The goal of this study was to assess whether serial measurements of regional veno-arterial PcoC2 (VAPco2) and arteriovenous pH (AVpH) differences reflect the onset of tissue hypoxia in various organs during endotoxemia. In 12 anesthetized, mechanically ventilated dogs, ultrasonic flow probes were placed around superior mesenteric, renal, and femoral arteries to measure regional blood flow. The corresponding veins were cannulated for blood sampling. Oxygen uptake (VO2) was determined from exhaled gas analysis, and oxygen delivery (DO2) was calculated as the product of thermodilution cardiac output and arterial oxygen content. Six dogs served as controls, and six received Escherichia coli endotoxin. Cardiac tamponade was induced to reduce D02. Systemic, mesenteric, and femoral critical D02 (DO2crit) were higher in the endotoxic than in the control group (systemic: 12.1 ± 2.2 vs. 7.9 ± 2.6 ml/kg-min; mesenteric: 8.2 ± 2.5 vs. 4.1 ± .6 ml/100 g tissue-min; femoral: 8.3 ± 2.3 vs. 4.6 ± .9 ml/min; all p<.05). Systemic and regional critical oxygen extraction ratio (O2ERcrit) were lower in the endotoxic than in the control group (systemic: 45.1 ±9.7vs.74.1 ± 9.1%; mesenteric: 37.1 ±15.4 vs. 71.1 ±7.4%; renal: 30.7 ± 24.6 vs. 53.9 ± 28.7%; femoral: 48.1 ± 9.2 vs. 75.3 ± 6.9%; all p<.05). With and without endotoxin, systemic and regional DO2crit calculated from VO2, VAPco2, or AVpH were similar. In conclusion, systemic and regional VAPco2 and AVpH gradients can reflect hypoxic threshold in the presence, as in the absence, of endotoxemia.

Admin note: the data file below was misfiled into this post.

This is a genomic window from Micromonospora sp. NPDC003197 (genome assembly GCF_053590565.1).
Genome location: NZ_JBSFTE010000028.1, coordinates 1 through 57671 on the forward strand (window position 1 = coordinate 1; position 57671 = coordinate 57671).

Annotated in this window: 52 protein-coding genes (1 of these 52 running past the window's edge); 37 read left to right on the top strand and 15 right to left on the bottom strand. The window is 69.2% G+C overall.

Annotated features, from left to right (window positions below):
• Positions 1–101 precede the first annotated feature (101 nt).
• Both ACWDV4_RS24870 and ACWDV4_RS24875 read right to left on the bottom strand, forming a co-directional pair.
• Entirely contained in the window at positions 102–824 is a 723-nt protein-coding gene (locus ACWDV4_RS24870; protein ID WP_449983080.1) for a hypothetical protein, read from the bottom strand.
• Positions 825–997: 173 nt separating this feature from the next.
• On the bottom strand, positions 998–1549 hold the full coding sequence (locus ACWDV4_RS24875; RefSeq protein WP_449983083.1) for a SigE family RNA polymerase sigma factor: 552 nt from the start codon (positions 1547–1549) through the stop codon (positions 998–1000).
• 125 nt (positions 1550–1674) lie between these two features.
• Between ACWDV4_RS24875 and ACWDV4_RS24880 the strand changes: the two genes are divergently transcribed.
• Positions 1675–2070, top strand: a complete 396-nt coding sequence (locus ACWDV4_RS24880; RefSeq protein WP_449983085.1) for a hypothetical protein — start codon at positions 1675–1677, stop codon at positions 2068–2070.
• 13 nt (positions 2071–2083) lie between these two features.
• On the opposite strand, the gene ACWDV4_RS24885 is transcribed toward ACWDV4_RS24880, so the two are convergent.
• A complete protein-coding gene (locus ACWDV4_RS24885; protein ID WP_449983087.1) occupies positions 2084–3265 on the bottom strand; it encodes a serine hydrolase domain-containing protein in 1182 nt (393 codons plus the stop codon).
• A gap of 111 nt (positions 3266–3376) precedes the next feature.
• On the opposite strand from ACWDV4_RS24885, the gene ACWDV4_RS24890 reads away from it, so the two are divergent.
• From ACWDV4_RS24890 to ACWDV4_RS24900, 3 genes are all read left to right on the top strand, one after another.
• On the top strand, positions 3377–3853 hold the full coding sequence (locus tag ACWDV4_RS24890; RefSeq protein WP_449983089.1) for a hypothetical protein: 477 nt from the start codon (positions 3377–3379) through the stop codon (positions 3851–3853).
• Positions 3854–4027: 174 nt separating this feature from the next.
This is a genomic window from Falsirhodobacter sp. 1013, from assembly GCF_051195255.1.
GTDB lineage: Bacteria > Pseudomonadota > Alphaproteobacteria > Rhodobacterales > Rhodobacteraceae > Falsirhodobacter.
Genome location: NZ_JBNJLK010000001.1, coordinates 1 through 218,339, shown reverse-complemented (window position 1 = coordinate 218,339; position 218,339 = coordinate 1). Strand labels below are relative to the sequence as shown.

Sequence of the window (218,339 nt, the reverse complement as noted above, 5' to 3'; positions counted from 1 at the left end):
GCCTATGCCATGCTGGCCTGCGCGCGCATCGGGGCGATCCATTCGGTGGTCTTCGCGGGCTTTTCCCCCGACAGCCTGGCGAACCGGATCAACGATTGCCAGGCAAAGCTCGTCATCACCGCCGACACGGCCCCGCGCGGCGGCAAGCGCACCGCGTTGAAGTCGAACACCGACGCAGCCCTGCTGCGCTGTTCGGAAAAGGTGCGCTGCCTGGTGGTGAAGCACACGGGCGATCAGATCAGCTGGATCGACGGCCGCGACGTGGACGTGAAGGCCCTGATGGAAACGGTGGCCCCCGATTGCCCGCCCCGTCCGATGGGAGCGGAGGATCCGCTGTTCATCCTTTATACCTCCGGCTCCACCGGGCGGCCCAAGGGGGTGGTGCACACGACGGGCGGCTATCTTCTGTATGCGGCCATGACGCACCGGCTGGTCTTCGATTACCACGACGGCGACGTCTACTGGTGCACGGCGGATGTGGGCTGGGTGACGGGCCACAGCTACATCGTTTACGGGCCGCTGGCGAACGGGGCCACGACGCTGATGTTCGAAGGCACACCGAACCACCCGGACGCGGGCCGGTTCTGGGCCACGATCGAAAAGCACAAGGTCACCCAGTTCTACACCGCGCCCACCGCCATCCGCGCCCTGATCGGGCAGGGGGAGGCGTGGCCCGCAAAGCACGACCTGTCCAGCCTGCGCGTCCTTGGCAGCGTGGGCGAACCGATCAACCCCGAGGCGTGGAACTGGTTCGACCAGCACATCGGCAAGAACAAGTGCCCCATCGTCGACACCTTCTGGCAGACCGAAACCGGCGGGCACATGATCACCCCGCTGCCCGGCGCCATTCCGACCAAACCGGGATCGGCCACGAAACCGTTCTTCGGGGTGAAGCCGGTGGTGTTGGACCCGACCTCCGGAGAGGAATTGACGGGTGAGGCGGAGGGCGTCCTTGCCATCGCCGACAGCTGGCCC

©1996The Shock Society